The first time I saw the devastating effects of grief on my children (in a big way) was when their guinea pig died. I remember laying in our bed, with one on child on each side of me, under the covers. They were both crying and feeling absolutely devastated. We were supposed to go to swimming lessons that night, but I could not see them focusing on their lessons. We decided to stay home and cry and cuddle in bed instead. We had a little backyard ceremony the next day and buried the guinea pig in the backyard. It was my children’s first real experience with death and loss.
My most significant death-related experience was when I was present when my mother-in-law (who died of pancreatic cancer) took her last breath. Although it was a sad time for us, her passing was peaceful. Her son (my husband) was also there. For me, it was a very spiritual experience. It is probably because she was a very spiritual person. She was a devote Catholic, and she held the rosary in her hand up until her last breath. I felt an overwhelming sense of peace and pure love come over me the moment she died. I am forever grateful to have been there with her and my husband in that last moment of her life here on earth.
Back to my Death Café experience.
We took turns going around the table sharing what brought us to the Death Café. We all had different reasons for coming. My main reason was because I am a specialist in aging, and death and dying are important aspects of my work. I am also curious about exploring spirituality. I want to know how others view death and dying and I want to expand my understanding about the subject.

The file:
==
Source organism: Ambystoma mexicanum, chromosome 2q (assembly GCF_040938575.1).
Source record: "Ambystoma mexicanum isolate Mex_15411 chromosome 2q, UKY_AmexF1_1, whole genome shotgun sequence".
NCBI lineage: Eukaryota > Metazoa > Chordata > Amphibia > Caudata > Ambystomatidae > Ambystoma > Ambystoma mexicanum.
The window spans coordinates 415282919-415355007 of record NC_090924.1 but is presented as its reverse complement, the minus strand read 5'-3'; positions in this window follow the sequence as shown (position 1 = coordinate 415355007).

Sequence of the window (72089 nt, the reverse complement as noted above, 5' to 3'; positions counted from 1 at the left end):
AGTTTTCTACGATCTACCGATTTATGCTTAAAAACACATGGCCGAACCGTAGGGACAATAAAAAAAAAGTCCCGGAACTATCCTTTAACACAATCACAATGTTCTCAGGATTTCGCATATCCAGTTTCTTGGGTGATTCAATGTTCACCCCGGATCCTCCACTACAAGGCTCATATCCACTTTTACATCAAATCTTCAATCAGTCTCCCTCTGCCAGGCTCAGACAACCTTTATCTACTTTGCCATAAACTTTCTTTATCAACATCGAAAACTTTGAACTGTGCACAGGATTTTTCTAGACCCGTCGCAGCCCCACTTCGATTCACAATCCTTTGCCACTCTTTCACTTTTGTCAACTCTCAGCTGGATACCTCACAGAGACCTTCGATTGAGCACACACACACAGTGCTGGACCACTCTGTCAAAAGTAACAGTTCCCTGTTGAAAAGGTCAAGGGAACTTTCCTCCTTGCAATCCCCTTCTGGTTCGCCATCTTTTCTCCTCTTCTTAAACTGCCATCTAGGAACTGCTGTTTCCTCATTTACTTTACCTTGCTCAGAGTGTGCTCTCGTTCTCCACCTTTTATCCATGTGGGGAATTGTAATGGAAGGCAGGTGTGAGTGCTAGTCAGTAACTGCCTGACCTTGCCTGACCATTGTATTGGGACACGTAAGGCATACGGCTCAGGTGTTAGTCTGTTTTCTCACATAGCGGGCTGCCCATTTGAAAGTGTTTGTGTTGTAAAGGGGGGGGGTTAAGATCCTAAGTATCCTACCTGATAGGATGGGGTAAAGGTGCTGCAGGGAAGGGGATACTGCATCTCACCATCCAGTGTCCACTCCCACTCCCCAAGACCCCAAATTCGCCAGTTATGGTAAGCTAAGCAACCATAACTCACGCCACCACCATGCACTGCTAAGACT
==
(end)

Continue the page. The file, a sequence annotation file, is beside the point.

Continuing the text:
The conversation flowed easily. I learned a lot and shared my thoughts. I felt sad for those who were actively grieving, or anticipating losses due to death. We even had a few laughs, which helped us lighten up. Some funny funeral stories were told. Yes, I said funny. It comforted me.
On the evaluation form, we were asked to describe our experience in three words. I wrote: Interesting, Stimulating and Draining. Interesting isn’t really even the right word here. It was more than interesting. It was eye-opening, surprising and thought-provoking.
The discussions were stimulating. For example, we talked about “post-mortem photography”, personalizing white cremation urns with crayons, and recording burial services with a smartphone so others who can’t attend the service can get closure. We talked a lot about funerals and spirits. Reiki even made it into the conversation.